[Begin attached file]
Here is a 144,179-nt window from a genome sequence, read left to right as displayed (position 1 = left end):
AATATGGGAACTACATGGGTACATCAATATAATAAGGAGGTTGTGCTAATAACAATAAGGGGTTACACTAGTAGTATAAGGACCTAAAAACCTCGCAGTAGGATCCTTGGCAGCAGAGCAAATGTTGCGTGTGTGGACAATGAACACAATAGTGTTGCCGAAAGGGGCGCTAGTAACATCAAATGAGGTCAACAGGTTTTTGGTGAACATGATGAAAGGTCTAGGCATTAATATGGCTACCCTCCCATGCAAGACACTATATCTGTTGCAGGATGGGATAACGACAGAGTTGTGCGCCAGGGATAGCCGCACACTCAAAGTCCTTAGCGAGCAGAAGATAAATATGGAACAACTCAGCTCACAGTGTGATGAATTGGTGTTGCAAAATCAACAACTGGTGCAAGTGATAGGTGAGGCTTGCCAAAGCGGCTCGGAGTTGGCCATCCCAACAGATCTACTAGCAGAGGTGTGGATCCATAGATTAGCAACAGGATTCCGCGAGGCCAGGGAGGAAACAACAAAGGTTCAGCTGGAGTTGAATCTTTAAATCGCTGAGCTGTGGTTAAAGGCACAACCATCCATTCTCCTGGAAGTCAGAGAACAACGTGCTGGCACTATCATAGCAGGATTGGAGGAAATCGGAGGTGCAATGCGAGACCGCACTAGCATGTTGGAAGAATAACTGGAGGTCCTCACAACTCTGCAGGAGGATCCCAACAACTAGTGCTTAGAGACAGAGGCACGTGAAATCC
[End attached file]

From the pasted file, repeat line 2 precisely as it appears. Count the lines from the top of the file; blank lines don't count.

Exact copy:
AATATGGGAACTACATGGGTACATCAATATAATAAGGAGGTTGTGCTAATAACAATAAGGGGTTACACTAGTAGTATAAGGACCTAAAAACCTCGCAGTAGGATCCTTGGCAGCAGAGCAAATGTTGCGTGTGTGGACAATGAACACAATAGTGTTGCCGAAAGGGGCGCTAGTAACATCAAATGAGGTCAACAGGTTTTTGGTGAACATGATGAAAGGTCTAGGCATTAATATGGCTACCCTCCCATGCAAGACACTATATCTGTTGCAGGATGGGATAACGACAGAGTTGTGCGCCAGGGATAGCCGCACACTCAAAGTCCTTAGCGAGCAGAAGATAAATATGGAACAACTCAGCTCACAGTGTGATGAATTGGTGTTGCAAAATCAACAACTGGTGCAAGTGATAGGTGAGGCTTGCCAAAGCGGCTCGGAGTTGGCCATCCCAACAGATCTACTAGCAGAGGTGTGGATCCATAGATTAGCAACAGGATTCCGCGAGGCCAGGGAGGAAACAACAAAGGTTCAGCTGGAGTTGAATCTTTAAATCGCTGAGCTGTGGTTAAAGGCACAACCATCCATTCTCCTGGAAGTCAGAGAACAACGTGCTGGCACTATCATAGCAGGATTGGAGGAAATCGGAGGTGCAATGCGAGACCGCACTAGCATGTTGGAAGAATAACTGGAGGTCCTCACAACTCTGCAGGAGGATCCCAACAACTAGTGCTTAGAGACAGAGGCACGTGAAATCC